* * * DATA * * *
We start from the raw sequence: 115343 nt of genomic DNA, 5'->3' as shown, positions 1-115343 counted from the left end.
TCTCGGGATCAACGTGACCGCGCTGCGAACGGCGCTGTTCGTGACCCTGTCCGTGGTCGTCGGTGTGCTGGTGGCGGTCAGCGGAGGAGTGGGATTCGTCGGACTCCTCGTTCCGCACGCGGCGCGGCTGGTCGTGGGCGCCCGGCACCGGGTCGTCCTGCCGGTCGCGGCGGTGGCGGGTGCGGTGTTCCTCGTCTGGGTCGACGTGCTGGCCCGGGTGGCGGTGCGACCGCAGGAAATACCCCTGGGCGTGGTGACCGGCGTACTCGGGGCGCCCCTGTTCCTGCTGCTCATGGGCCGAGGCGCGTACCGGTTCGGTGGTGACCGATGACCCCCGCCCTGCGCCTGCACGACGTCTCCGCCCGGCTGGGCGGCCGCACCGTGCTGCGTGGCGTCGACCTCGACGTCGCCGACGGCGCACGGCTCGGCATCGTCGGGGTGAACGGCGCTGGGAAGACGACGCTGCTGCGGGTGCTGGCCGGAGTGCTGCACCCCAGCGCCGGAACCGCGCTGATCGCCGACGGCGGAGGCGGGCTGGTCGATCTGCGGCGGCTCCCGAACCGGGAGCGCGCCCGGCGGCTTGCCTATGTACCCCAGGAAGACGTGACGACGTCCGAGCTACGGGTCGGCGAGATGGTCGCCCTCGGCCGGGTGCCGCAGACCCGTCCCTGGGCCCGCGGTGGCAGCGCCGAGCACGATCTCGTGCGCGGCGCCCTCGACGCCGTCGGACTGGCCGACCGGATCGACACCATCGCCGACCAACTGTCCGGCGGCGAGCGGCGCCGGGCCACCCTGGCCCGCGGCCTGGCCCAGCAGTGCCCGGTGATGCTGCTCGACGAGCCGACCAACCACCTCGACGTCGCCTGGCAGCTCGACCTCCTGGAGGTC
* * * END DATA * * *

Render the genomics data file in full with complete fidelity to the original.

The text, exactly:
We start from the raw sequence: 115343 nt of genomic DNA, 5'->3' as shown, positions 1-115343 counted from the left end.
TCTCGGGATCAACGTGACCGCGCTGCGAACGGCGCTGTTCGTGACCCTGTCCGTGGTCGTCGGTGTGCTGGTGGCGGTCAGCGGAGGAGTGGGATTCGTCGGACTCCTCGTTCCGCACGCGGCGCGGCTGGTCGTGGGCGCCCGGCACCGGGTCGTCCTGCCGGTCGCGGCGGTGGCGGGTGCGGTGTTCCTCGTCTGGGTCGACGTGCTGGCCCGGGTGGCGGTGCGACCGCAGGAAATACCCCTGGGCGTGGTGACCGGCGTACTCGGGGCGCCCCTGTTCCTGCTGCTCATGGGCCGAGGCGCGTACCGGTTCGGTGGTGACCGATGACCCCCGCCCTGCGCCTGCACGACGTCTCCGCCCGGCTGGGCGGCCGCACCGTGCTGCGTGGCGTCGACCTCGACGTCGCCGACGGCGCACGGCTCGGCATCGTCGGGGTGAACGGCGCTGGGAAGACGACGCTGCTGCGGGTGCTGGCCGGAGTGCTGCACCCCAGCGCCGGAACCGCGCTGATCGCCGACGGCGGAGGCGGGCTGGTCGATCTGCGGCGGCTCCCGAACCGGGAGCGCGCCCGGCGGCTTGCCTATGTACCCCAGGAAGACGTGACGACGTCCGAGCTACGGGTCGGCGAGATGGTCGCCCTCGGCCGGGTGCCGCAGACCCGTCCCTGGGCCCGCGGTGGCAGCGCCGAGCACGATCTCGTGCGCGGCGCCCTCGACGCCGTCGGACTGGCCGACCGGATCGACACCATCGCCGACCAACTGTCCGGCGGCGAGCGGCGCCGGGCCACCCTGGCCCGCGGCCTGGCCCAGCAGTGCCCGGTGATGCTGCTCGACGAGCCGACCAACCACCTCGACGTCGCCTGGCAGCTCGACCTCCTGGAGGTC